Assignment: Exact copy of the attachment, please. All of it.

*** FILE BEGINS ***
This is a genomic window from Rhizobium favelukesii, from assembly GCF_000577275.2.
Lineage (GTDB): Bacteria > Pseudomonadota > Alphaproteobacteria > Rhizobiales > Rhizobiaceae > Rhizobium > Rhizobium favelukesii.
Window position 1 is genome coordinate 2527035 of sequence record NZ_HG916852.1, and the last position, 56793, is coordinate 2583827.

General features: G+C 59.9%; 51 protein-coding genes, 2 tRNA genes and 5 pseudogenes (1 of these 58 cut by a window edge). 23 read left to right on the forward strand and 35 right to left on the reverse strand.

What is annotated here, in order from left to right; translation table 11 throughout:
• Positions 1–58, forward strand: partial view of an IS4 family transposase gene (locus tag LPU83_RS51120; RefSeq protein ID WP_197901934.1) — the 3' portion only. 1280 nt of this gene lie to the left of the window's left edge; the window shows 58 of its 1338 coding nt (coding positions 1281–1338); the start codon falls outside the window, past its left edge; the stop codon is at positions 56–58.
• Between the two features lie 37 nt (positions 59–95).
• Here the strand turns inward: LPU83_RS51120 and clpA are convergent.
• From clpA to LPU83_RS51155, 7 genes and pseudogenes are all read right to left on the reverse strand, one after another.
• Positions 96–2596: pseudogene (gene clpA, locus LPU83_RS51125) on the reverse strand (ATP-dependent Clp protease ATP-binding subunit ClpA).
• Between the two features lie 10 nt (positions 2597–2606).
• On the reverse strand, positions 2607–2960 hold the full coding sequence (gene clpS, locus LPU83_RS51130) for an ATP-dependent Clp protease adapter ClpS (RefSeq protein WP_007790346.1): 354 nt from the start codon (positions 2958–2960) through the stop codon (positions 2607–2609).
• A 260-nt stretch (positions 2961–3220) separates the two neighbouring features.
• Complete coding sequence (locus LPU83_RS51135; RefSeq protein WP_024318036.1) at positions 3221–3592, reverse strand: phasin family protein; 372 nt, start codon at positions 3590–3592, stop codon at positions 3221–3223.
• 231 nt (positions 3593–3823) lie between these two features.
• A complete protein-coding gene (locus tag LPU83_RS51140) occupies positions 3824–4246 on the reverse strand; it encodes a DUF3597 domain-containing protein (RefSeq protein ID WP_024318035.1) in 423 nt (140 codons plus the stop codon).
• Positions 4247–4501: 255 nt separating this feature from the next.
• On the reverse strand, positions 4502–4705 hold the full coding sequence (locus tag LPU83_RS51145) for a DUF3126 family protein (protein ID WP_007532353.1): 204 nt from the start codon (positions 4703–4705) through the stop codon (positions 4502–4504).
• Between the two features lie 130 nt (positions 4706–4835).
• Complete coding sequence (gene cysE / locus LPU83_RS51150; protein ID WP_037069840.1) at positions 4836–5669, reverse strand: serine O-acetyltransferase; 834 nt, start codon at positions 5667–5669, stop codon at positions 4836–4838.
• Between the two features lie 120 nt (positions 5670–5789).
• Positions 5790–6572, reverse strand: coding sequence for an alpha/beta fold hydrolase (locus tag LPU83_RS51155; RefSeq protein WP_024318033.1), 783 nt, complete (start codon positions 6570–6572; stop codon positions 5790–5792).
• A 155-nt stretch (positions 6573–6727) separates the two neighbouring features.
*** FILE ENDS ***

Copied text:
This is a genomic window from Rhizobium favelukesii, from assembly GCF_000577275.2.
Lineage (GTDB): Bacteria > Pseudomonadota > Alphaproteobacteria > Rhizobiales > Rhizobiaceae > Rhizobium > Rhizobium favelukesii.
Window position 1 is genome coordinate 2527035 of sequence record NZ_HG916852.1, and the last position, 56793, is coordinate 2583827.

General features: G+C 59.9%; 51 protein-coding genes, 2 tRNA genes and 5 pseudogenes (1 of these 58 cut by a window edge). 23 read left to right on the forward strand and 35 right to left on the reverse strand.

What is annotated here, in order from left to right; translation table 11 throughout:
• Positions 1–58, forward strand: partial view of an IS4 family transposase gene (locus tag LPU83_RS51120; RefSeq protein ID WP_197901934.1) — the 3' portion only. 1280 nt of this gene lie to the left of the window's left edge; the window shows 58 of its 1338 coding nt (coding positions 1281–1338); the start codon falls outside the window, past its left edge; the stop codon is at positions 56–58.
• Between the two features lie 37 nt (positions 59–95).
• Here the strand turns inward: LPU83_RS51120 and clpA are convergent.
• From clpA to LPU83_RS51155, 7 genes and pseudogenes are all read right to left on the reverse strand, one after another.
• Positions 96–2596: pseudogene (gene clpA, locus LPU83_RS51125) on the reverse strand (ATP-dependent Clp protease ATP-binding subunit ClpA).
• Between the two features lie 10 nt (positions 2597–2606).
• On the reverse strand, positions 2607–2960 hold the full coding sequence (gene clpS, locus LPU83_RS51130) for an ATP-dependent Clp protease adapter ClpS (RefSeq protein WP_007790346.1): 354 nt from the start codon (positions 2958–2960) through the stop codon (positions 2607–2609).
• A 260-nt stretch (positions 2961–3220) separates the two neighbouring features.
• Complete coding sequence (locus LPU83_RS51135; RefSeq protein WP_024318036.1) at positions 3221–3592, reverse strand: phasin family protein; 372 nt, start codon at positions 3590–3592, stop codon at positions 3221–3223.
• 231 nt (positions 3593–3823) lie between these two features.
• A complete protein-coding gene (locus tag LPU83_RS51140) occupies positions 3824–4246 on the reverse strand; it encodes a DUF3597 domain-containing protein (RefSeq protein ID WP_024318035.1) in 423 nt (140 codons plus the stop codon).
• Positions 4247–4501: 255 nt separating this feature from the next.
• On the reverse strand, positions 4502–4705 hold the full coding sequence (locus tag LPU83_RS51145) for a DUF3126 family protein (protein ID WP_007532353.1): 204 nt from the start codon (positions 4703–4705) through the stop codon (positions 4502–4504).
• Between the two features lie 130 nt (positions 4706–4835).
• Complete coding sequence (gene cysE / locus LPU83_RS51150; protein ID WP_037069840.1) at positions 4836–5669, reverse strand: serine O-acetyltransferase; 834 nt, start codon at positions 5667–5669, stop codon at positions 4836–4838.
• Between the two features lie 120 nt (positions 5670–5789).
• Positions 5790–6572, reverse strand: coding sequence for an alpha/beta fold hydrolase (locus tag LPU83_RS51155; RefSeq protein WP_024318033.1), 783 nt, complete (start codon positions 6570–6572; stop codon positions 5790–5792).
• A 155-nt stretch (positions 6573–6727) separates the two neighbouring features.